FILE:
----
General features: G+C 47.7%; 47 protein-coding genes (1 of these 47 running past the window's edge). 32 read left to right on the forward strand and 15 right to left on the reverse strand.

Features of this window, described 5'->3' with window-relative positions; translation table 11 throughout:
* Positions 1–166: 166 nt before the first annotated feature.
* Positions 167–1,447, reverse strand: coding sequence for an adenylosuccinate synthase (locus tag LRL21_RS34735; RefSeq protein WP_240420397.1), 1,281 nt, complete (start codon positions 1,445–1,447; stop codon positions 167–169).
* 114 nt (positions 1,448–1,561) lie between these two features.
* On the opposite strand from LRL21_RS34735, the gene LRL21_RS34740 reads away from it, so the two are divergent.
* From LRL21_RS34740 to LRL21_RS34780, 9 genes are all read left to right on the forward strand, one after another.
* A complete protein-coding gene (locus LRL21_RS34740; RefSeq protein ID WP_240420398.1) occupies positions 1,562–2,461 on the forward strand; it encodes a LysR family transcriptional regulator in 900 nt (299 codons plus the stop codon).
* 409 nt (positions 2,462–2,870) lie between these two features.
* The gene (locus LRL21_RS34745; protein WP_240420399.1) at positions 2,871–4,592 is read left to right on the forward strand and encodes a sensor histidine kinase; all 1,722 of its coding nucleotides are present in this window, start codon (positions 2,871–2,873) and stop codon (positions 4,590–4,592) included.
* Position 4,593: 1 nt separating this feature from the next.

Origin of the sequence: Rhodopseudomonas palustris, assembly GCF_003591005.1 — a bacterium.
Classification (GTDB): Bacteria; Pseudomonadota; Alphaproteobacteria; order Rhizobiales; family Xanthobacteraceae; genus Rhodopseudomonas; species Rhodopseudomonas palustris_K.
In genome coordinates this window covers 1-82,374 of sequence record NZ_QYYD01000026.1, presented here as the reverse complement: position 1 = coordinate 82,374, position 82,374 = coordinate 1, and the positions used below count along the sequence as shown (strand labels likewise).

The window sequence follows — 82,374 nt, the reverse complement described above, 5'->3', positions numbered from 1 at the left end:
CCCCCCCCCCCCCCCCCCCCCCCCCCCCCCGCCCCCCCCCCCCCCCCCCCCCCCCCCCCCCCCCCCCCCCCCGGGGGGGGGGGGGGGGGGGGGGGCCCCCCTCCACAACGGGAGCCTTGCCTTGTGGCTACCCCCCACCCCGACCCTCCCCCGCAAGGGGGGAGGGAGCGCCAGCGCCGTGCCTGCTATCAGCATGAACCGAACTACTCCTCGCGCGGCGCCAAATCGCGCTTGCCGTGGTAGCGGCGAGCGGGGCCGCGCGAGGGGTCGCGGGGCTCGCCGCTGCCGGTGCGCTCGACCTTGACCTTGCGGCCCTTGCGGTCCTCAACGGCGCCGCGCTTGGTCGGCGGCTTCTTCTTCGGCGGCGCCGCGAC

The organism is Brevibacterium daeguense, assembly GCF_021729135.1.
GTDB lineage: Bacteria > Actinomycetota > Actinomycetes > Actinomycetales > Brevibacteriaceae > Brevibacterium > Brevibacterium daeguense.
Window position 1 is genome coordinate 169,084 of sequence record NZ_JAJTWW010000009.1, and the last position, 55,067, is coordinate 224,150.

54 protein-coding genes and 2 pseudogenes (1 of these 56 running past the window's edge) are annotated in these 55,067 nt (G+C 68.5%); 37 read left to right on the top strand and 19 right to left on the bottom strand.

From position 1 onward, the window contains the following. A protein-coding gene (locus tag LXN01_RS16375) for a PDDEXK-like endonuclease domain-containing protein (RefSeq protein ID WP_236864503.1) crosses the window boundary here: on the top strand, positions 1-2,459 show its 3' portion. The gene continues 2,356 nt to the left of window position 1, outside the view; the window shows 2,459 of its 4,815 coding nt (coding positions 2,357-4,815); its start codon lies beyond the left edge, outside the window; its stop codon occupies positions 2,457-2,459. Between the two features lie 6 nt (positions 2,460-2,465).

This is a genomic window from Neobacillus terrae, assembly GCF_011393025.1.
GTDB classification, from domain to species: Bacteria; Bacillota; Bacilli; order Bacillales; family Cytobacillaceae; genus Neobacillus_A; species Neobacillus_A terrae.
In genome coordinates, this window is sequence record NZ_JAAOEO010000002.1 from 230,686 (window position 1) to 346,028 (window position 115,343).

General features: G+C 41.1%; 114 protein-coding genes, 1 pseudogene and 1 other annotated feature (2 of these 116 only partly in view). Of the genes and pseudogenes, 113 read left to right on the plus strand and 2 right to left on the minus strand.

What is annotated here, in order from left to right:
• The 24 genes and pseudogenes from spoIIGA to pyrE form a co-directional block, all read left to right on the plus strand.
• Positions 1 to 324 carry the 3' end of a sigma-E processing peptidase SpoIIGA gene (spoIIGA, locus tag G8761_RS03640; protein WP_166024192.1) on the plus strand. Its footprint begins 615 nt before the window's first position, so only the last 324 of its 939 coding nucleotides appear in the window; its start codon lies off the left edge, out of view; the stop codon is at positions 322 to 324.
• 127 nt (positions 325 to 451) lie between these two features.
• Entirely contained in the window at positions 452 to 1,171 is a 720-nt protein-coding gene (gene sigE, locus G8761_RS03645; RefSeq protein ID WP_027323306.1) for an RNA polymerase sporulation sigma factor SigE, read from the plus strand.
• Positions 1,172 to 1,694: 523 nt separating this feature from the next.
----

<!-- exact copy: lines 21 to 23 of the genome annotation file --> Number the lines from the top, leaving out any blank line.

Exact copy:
From position 1 onward, the window contains the following. A protein-coding gene (locus tag LXN01_RS16375) for a PDDEXK-like endonuclease domain-containing protein (RefSeq protein ID WP_236864503.1) crosses the window boundary here: on the top strand, positions 1-2,459 show its 3' portion. The gene continues 2,356 nt to the left of window position 1, outside the view; the window shows 2,459 of its 4,815 coding nt (coding positions 2,357-4,815); its start codon lies beyond the left edge, outside the window; its stop codon occupies positions 2,457-2,459. Between the two features lie 6 nt (positions 2,460-2,465).

This is a genomic window from Neobacillus terrae, assembly GCF_011393025.1.
GTDB classification, from domain to species: Bacteria; Bacillota; Bacilli; order Bacillales; family Cytobacillaceae; genus Neobacillus_A; species Neobacillus_A terrae.